In the U.S., Democrats and Republicans must settle their budget dispute by the end of the year. Otherwise tax increases and spending cuts will come into force which could push the U.S. economy into recession. What would happen in financial markets?

Jose Viñals: If the United States were to fall off the fiscal cliff, that would have very serious consequences not only for the U.S., but for the world economy and global financial markets, where uncertainty would likely increase again. What is interesting is that financial markets do not currently expect the negotiations to fail. So far, they have not considered this scenario in their investment decisions. Therefore, it is important that the politicians do not disappoint the markets.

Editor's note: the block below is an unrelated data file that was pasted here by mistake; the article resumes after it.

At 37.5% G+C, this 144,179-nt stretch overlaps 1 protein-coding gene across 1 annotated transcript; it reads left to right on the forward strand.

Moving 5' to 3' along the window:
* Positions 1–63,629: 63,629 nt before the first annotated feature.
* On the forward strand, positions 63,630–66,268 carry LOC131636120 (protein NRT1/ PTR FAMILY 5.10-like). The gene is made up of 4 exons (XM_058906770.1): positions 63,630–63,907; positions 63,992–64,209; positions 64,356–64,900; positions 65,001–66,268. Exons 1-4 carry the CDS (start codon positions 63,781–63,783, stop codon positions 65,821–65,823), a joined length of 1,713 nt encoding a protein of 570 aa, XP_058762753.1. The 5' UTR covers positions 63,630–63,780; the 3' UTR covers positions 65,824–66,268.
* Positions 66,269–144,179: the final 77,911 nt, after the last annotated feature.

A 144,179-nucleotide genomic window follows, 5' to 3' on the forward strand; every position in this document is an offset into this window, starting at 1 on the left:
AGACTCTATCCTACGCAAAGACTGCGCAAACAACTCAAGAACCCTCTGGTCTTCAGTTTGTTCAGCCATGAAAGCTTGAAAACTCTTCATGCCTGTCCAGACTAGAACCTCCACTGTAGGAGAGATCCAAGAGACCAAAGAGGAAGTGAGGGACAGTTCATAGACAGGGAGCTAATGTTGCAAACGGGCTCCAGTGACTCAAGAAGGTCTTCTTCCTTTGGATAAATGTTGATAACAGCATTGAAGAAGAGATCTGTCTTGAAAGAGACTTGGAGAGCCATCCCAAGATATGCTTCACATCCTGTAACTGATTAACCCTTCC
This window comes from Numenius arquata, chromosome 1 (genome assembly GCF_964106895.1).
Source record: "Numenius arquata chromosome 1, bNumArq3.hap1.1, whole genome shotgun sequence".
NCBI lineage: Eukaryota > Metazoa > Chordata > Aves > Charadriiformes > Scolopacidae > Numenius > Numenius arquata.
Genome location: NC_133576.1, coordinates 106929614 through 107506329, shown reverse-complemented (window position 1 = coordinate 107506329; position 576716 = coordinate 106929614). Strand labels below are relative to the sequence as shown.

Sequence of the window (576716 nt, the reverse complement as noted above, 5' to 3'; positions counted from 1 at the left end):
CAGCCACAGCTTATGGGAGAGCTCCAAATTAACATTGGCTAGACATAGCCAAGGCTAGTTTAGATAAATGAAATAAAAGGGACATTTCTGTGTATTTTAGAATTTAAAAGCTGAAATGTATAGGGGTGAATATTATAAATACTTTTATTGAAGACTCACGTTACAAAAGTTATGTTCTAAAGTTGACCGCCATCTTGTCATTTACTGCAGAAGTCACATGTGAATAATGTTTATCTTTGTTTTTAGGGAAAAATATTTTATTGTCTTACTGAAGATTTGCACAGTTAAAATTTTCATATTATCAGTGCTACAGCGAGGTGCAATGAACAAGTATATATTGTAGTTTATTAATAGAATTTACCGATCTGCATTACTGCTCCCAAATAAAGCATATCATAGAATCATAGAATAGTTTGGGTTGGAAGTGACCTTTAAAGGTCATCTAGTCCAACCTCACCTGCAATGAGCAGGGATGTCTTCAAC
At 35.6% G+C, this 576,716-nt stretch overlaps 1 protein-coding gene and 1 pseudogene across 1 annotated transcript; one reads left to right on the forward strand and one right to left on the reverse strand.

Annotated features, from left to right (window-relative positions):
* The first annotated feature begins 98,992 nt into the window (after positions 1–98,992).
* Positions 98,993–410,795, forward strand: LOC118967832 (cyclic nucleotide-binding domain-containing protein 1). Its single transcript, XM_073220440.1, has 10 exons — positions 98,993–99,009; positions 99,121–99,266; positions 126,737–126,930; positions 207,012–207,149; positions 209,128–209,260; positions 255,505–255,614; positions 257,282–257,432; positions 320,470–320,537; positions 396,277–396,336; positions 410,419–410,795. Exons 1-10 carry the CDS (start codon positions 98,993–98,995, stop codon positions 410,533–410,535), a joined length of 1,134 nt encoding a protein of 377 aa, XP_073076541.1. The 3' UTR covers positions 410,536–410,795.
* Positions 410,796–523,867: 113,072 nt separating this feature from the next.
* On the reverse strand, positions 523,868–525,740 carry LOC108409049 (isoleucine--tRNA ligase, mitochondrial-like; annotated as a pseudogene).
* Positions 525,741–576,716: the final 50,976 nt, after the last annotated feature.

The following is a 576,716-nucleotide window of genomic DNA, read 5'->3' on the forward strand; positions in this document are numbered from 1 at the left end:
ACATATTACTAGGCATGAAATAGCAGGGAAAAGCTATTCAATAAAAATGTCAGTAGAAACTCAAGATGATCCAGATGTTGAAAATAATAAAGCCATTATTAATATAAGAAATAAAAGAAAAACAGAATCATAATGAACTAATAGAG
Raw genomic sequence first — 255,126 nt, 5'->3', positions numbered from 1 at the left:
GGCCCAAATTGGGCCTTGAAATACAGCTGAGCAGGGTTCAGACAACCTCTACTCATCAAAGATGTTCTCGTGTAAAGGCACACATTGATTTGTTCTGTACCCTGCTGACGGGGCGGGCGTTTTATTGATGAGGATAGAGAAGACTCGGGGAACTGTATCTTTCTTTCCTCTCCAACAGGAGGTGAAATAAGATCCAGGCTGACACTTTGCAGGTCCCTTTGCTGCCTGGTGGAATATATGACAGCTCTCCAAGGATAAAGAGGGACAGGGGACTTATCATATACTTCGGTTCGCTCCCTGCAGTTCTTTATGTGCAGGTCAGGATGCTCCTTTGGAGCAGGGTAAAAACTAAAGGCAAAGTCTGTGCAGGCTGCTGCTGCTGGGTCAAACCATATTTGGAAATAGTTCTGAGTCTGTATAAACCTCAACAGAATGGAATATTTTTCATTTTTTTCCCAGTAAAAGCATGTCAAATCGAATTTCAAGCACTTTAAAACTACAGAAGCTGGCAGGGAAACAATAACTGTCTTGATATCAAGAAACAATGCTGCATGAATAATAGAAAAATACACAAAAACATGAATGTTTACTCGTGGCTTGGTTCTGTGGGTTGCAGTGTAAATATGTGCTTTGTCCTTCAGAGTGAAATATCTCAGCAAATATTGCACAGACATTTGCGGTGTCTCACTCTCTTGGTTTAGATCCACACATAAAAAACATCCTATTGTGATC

In a recent paper, the IMF said that capital controls can be useful. Does the IMF no longer promote the idea of free markets?

Jose Viñals: The IMF recently formulated an institutional view on policies affecting capital flows. It represents our current thinking, and we expect that it will continue to evolve. To be clear, capital flows offer countries huge potential benefits. But their size and volatility can also create huge policy challenges. These risks can be magnified by gaps in countries’ financial and institutional infrastructure. That is why (capital account) liberalization needs to be well planned, well timed, and appropriately sequenced to ensure that its benefits outweigh its costs. And in certain circumstances, capital flow management measures can be useful. However, they should not be used as a substitute for necessary macroeconomic adjustment.